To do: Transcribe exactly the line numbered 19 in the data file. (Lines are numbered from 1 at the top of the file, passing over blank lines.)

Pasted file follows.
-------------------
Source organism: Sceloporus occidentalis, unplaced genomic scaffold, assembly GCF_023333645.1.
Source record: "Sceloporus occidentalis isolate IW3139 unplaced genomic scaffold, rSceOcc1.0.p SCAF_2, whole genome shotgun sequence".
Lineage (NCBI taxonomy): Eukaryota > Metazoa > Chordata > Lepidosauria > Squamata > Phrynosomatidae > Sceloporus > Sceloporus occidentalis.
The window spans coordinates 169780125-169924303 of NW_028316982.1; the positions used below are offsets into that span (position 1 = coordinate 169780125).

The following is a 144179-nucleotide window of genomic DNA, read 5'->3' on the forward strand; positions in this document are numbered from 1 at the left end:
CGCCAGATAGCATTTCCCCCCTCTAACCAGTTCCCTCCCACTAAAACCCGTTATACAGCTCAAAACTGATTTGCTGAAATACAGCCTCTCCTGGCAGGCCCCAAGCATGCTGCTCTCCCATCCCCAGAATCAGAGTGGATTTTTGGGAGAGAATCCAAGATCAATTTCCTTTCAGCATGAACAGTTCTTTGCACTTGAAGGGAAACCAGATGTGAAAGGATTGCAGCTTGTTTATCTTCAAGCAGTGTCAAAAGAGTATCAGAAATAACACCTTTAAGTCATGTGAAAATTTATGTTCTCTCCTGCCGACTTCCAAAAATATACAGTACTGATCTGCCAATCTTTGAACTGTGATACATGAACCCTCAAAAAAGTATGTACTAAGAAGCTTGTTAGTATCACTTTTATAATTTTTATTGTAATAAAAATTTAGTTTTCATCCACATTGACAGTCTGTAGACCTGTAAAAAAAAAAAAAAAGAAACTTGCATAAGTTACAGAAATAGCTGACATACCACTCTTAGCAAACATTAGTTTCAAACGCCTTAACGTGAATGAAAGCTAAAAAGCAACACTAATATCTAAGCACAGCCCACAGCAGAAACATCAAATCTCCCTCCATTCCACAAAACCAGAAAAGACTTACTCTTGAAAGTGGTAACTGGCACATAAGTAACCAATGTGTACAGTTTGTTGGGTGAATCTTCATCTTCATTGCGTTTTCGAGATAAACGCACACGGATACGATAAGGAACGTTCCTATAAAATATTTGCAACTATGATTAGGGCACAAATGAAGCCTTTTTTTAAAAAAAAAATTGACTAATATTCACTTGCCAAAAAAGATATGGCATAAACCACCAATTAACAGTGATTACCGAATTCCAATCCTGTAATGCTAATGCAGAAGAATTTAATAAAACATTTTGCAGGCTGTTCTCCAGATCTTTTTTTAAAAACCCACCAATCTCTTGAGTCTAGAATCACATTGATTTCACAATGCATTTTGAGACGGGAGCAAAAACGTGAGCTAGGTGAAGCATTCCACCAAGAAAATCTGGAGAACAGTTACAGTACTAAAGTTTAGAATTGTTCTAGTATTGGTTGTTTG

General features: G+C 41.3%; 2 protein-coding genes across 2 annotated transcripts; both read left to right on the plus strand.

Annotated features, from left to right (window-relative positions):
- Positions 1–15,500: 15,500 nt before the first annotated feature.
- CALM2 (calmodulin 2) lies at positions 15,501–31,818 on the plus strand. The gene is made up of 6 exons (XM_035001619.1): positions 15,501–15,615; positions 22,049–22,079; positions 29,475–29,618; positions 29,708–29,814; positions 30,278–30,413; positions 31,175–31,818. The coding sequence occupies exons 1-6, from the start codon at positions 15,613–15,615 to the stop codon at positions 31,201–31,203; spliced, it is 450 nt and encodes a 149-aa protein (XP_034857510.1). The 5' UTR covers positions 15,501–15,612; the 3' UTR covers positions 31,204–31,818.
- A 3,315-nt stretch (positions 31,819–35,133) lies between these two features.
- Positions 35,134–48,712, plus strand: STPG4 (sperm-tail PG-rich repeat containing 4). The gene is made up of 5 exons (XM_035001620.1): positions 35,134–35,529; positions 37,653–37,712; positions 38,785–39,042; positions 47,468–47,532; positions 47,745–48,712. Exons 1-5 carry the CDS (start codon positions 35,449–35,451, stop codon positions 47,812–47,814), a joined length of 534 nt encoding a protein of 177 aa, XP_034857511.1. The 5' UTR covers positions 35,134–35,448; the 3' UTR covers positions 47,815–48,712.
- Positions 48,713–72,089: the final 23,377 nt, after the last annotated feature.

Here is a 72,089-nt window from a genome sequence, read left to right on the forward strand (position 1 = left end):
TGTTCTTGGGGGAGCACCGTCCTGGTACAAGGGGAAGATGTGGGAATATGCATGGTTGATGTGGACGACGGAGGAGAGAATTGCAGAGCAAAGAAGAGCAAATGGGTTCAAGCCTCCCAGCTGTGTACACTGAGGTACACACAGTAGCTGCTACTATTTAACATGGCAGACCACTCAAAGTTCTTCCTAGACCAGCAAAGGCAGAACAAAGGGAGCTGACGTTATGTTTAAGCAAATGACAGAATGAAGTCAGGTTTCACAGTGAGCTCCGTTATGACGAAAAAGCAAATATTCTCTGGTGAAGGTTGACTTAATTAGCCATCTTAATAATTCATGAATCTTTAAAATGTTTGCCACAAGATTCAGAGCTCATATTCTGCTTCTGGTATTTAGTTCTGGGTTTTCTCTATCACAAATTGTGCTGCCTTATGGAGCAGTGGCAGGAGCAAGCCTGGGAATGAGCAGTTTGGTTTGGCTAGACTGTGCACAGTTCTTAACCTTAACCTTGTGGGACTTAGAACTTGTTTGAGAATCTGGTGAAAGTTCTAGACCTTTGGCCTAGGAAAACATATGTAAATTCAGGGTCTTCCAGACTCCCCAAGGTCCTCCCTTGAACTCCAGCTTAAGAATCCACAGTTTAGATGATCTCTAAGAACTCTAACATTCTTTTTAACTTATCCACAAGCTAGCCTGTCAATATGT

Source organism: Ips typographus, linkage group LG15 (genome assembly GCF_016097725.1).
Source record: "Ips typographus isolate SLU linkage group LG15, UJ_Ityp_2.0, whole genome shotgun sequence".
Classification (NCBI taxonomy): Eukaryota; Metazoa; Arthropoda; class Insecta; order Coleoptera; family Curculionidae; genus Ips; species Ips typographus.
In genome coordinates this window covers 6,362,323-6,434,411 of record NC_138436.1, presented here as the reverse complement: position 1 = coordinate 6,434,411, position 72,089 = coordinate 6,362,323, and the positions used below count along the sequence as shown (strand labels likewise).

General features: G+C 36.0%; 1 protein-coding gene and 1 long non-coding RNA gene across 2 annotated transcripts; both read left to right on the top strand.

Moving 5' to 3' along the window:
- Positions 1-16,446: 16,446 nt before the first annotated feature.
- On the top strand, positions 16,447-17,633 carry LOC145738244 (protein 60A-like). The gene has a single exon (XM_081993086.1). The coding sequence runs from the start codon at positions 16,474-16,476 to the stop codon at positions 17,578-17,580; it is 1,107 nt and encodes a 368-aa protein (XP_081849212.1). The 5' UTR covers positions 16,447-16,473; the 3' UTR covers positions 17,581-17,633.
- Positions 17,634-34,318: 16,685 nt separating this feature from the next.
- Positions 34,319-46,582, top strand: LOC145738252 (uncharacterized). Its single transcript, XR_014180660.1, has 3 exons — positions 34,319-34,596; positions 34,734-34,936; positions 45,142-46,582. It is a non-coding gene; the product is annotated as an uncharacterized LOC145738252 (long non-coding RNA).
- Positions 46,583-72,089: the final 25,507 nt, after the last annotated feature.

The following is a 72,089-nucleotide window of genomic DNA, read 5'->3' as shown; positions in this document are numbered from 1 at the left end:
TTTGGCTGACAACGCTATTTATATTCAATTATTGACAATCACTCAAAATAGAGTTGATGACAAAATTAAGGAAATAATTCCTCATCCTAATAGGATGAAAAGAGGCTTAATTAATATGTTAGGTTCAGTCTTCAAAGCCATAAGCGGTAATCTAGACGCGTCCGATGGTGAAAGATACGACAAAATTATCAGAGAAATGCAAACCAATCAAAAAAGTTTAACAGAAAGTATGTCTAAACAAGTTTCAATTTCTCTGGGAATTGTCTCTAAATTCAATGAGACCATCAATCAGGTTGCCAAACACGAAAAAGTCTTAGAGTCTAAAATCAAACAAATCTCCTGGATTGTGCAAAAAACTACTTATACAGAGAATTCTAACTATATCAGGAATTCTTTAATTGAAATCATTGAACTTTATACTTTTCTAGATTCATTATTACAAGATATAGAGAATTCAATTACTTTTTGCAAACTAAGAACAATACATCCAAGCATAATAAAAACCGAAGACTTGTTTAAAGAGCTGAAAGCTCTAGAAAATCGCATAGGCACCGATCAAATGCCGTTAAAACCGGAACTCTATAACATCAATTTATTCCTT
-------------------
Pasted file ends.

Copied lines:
In genome coordinates this window covers 6,362,323-6,434,411 of record NC_138436.1, presented here as the reverse complement: position 1 = coordinate 6,434,411, position 72,089 = coordinate 6,362,323, and the positions used below count along the sequence as shown (strand labels likewise).